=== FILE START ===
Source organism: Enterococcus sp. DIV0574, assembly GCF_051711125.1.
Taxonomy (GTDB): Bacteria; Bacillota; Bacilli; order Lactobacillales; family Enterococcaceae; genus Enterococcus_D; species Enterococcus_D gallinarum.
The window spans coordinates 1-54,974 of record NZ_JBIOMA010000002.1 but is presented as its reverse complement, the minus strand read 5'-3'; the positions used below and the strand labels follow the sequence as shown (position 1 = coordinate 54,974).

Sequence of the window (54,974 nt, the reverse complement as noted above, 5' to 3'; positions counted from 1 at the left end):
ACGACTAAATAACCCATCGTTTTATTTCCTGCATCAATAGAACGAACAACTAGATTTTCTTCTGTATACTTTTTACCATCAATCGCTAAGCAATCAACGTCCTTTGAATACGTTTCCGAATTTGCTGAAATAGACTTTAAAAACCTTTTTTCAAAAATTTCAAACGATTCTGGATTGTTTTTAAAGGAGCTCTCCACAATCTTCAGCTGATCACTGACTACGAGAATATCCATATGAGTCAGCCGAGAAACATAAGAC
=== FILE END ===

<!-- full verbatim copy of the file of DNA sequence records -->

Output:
Source organism: Enterococcus sp. DIV0574, assembly GCF_051711125.1.
Taxonomy (GTDB): Bacteria; Bacillota; Bacilli; order Lactobacillales; family Enterococcaceae; genus Enterococcus_D; species Enterococcus_D gallinarum.
The window spans coordinates 1-54,974 of record NZ_JBIOMA010000002.1 but is presented as its reverse complement, the minus strand read 5'-3'; the positions used below and the strand labels follow the sequence as shown (position 1 = coordinate 54,974).

Sequence of the window (54,974 nt, the reverse complement as noted above, 5' to 3'; positions counted from 1 at the left end):
ACGACTAAATAACCCATCGTTTTATTTCCTGCATCAATAGAACGAACAACTAGATTTTCTTCTGTATACTTTTTACCATCAATCGCTAAGCAATCAACGTCCTTTGAATACGTTTCCGAATTTGCTGAAATAGACTTTAAAAACCTTTTTTCAAAAATTTCAAACGATTCTGGATTGTTTTTAAAGGAGCTCTCCACAATCTTCAGCTGATCACTGACTACGAGAATATCCATATGAGTCAGCCGAGAAACATAAGAC